Health psychologists are interested in how biological, psychological, and social factors affect health and illness. They identify the kinds of medical treatment people seek and get; how patients handle illness; why some people don't follow medical advice; and the most effective ways to control pain or to change poor health habits. They also develop health care strategies that foster emotional and physical well-being. Psychologists team up with medical personnel in private practice and in hospitals to provide patients with complete health care.
Industrial/organizational psychologists apply psychological principles and research methods to the work place in the interest of improving productivity and the quality of work life. Many serve as human resources specialists, helping organizations with staffing, training, and employee development and management in such areas as strategic planning, quality management, and coping with organizational change.
Neuropsychologists explore the relationships between brain systems and behavior. For example, neuropsychologists may study the way the brain creates and stores memories, or how various diseases and injuries of the brain affect emotion, perception, and behavior.
Quantitative and measurement psychologists focus on methods and techniques for acquiring and analyzing psychological data. Some develop new methods for performing analysis; others create research strategies to assess the effect of social and educational programs and psychological treatment. They develop and evaluate mathematical models for psychological tests. They also propose methods for evaluating the quality and fairness of the tests.
Rehabilitation psychologists work with stroke and accident victims, people with mental retardation, and those with developmental disabilities caused by such conditions as cerebral palsy, epilepsy, and autism. They help clients adapt to their situation, frequently working with other health care professionals. They deal with issues of personal adjustment, interpersonal relations, the work world, and pain management.
School psychologists work directly with public and private schools. They assess and counsel students, consult with parents and school staff, and conduct behavioral intervention when appropriate. Some school districts employ psychologists full time.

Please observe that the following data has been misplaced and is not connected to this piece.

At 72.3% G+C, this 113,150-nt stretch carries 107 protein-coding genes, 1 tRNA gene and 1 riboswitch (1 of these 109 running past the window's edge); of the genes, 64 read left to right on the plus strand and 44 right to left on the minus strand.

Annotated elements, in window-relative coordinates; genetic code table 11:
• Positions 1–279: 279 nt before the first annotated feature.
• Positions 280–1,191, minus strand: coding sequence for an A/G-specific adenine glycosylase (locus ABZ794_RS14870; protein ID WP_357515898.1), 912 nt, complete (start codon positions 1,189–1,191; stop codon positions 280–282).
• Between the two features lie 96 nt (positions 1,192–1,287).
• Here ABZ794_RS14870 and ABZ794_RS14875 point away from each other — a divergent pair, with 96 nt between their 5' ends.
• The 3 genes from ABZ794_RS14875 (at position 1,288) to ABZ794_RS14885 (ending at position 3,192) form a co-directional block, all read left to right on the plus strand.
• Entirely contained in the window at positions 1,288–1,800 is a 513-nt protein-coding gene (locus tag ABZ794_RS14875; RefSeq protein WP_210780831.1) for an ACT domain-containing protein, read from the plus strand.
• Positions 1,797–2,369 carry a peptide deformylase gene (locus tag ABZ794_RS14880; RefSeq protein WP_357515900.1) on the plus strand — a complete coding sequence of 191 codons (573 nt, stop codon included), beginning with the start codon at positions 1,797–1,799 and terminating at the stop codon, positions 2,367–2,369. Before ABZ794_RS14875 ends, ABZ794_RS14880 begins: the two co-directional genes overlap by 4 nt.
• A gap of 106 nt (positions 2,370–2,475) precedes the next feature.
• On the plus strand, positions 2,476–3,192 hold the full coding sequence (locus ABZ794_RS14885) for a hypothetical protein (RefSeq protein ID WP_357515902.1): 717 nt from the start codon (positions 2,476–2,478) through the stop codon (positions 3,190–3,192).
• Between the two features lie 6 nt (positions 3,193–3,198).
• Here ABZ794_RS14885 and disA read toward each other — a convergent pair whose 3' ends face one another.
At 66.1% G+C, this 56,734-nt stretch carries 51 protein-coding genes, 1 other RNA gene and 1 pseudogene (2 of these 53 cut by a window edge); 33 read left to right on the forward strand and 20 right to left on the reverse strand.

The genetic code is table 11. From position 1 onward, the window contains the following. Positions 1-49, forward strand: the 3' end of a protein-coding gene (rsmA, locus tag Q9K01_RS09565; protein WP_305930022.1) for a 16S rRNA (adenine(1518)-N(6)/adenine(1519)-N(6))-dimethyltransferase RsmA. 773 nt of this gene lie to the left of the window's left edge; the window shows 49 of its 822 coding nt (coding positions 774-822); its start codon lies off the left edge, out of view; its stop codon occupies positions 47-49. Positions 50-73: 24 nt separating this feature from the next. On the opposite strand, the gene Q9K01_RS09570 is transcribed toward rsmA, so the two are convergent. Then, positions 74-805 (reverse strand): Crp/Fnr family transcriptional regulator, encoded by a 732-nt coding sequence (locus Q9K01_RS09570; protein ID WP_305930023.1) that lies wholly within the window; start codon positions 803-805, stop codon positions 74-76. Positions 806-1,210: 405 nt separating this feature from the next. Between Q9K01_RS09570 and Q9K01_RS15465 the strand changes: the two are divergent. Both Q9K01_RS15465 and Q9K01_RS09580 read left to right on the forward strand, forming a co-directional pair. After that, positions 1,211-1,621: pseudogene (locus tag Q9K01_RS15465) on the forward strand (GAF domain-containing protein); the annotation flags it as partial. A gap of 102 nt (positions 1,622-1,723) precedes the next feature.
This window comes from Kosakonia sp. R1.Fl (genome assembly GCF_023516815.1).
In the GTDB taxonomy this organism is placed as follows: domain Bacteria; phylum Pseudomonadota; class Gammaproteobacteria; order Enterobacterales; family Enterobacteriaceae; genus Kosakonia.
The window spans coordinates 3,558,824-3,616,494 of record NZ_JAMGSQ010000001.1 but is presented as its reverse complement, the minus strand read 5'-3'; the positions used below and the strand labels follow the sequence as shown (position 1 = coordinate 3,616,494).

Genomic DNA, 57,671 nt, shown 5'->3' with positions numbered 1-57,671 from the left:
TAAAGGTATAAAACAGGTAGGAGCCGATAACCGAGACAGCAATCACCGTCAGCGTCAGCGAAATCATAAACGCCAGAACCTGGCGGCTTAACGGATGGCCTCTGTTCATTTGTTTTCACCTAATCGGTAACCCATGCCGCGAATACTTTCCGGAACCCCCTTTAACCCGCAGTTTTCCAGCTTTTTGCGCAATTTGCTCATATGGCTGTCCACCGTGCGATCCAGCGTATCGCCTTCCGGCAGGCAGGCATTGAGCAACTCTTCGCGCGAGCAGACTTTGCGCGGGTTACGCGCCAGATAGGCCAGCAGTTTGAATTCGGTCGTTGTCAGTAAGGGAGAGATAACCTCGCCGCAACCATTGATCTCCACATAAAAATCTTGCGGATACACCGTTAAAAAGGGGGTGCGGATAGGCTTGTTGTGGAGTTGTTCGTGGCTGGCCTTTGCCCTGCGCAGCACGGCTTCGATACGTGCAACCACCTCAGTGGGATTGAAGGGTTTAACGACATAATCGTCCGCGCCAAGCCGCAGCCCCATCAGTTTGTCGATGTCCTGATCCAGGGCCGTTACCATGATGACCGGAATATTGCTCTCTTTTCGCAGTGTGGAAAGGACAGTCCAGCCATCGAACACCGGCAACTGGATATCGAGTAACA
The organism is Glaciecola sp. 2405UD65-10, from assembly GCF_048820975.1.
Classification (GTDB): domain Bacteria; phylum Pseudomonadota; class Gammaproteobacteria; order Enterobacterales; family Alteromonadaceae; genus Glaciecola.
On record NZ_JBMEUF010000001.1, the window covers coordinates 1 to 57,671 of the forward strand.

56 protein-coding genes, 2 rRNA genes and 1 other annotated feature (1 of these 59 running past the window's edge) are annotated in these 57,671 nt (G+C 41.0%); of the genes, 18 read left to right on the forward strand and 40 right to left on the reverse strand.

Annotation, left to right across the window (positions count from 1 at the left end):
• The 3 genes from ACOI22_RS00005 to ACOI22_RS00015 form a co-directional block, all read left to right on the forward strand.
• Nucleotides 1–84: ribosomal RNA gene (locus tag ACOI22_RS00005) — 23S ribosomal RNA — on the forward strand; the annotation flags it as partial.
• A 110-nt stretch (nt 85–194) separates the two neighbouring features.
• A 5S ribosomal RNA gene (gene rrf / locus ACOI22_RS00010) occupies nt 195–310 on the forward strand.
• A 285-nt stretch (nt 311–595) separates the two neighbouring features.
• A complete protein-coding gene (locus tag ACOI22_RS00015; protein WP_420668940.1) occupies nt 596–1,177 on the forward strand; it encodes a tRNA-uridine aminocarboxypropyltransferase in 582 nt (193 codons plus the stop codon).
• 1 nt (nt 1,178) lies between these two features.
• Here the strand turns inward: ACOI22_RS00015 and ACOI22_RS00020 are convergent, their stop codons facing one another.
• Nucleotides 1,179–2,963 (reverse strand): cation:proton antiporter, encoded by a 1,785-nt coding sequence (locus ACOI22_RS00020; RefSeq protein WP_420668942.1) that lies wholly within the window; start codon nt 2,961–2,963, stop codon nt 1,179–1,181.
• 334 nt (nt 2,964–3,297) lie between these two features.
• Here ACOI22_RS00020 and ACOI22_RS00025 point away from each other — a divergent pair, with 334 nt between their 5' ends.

Social psychologists study how a person's mental life and behavior is shaped by interactions with other people. They are interested in all aspects of interpersonal relationships, including both individual and group influences, and seek ways to improve such interactions.
Sports psychologists help athletes refine their focus on competition goals, become more motivated, and learn to deal with the anxiety and fear of failure that often accompany competition. The field is growing as sports of all kinds become more and more competitive and attract younger children than ever.
In order to qualify for a career as a psychologist, one must earn an advanced graduate degree: MA/MS, Ph.D/PsyD. While a graduate degree is a must if you expect to be a psychologist, a bachelor's degree in psychology can lead to a variety of interesting and challenging careers. As a liberal arts and sciences student, the psychology major develops competence in written and oral communication, interpersonal skills, and abilities for problem-solving and critical thinking. The study of human behavior prepares one for a variety of careers, many of which are described below.
Entry Level Jobs for Psychology Graduates
M.A. or Certificate required for the following:
What are some of Cabrini's psychology graduates doing now? We are proud of our graduates in psychology. More than eighty percent of our graduates earn advanced degrees. Graduates have become professors and teachers, school psychologists, doctors, social workers, counselors, research analysts, camp directors, art therapists and much more.